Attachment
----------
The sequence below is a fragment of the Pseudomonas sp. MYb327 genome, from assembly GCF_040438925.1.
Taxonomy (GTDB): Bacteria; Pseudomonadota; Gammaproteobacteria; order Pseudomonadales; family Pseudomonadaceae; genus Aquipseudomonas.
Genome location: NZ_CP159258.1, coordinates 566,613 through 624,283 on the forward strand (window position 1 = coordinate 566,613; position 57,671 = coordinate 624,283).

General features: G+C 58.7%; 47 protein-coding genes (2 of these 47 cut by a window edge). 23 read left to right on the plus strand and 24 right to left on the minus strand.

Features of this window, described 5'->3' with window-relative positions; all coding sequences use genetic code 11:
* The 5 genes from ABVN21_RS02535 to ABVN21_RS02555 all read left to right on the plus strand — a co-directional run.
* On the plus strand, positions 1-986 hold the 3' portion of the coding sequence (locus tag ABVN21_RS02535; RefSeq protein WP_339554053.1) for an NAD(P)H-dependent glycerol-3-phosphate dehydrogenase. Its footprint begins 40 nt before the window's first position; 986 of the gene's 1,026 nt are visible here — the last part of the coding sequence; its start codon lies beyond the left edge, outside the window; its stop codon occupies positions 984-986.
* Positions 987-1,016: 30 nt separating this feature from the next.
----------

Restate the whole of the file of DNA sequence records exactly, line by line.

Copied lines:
The sequence below is a fragment of the Pseudomonas sp. MYb327 genome, from assembly GCF_040438925.1.
Taxonomy (GTDB): Bacteria; Pseudomonadota; Gammaproteobacteria; order Pseudomonadales; family Pseudomonadaceae; genus Aquipseudomonas.
Genome location: NZ_CP159258.1, coordinates 566,613 through 624,283 on the forward strand (window position 1 = coordinate 566,613; position 57,671 = coordinate 624,283).

General features: G+C 58.7%; 47 protein-coding genes (2 of these 47 cut by a window edge). 23 read left to right on the plus strand and 24 right to left on the minus strand.

Features of this window, described 5'->3' with window-relative positions; all coding sequences use genetic code 11:
* The 5 genes from ABVN21_RS02535 to ABVN21_RS02555 all read left to right on the plus strand — a co-directional run.
* On the plus strand, positions 1-986 hold the 3' portion of the coding sequence (locus tag ABVN21_RS02535; RefSeq protein WP_339554053.1) for an NAD(P)H-dependent glycerol-3-phosphate dehydrogenase. Its footprint begins 40 nt before the window's first position; 986 of the gene's 1,026 nt are visible here — the last part of the coding sequence; its start codon lies beyond the left edge, outside the window; its stop codon occupies positions 984-986.
* Positions 987-1,016: 30 nt separating this feature from the next.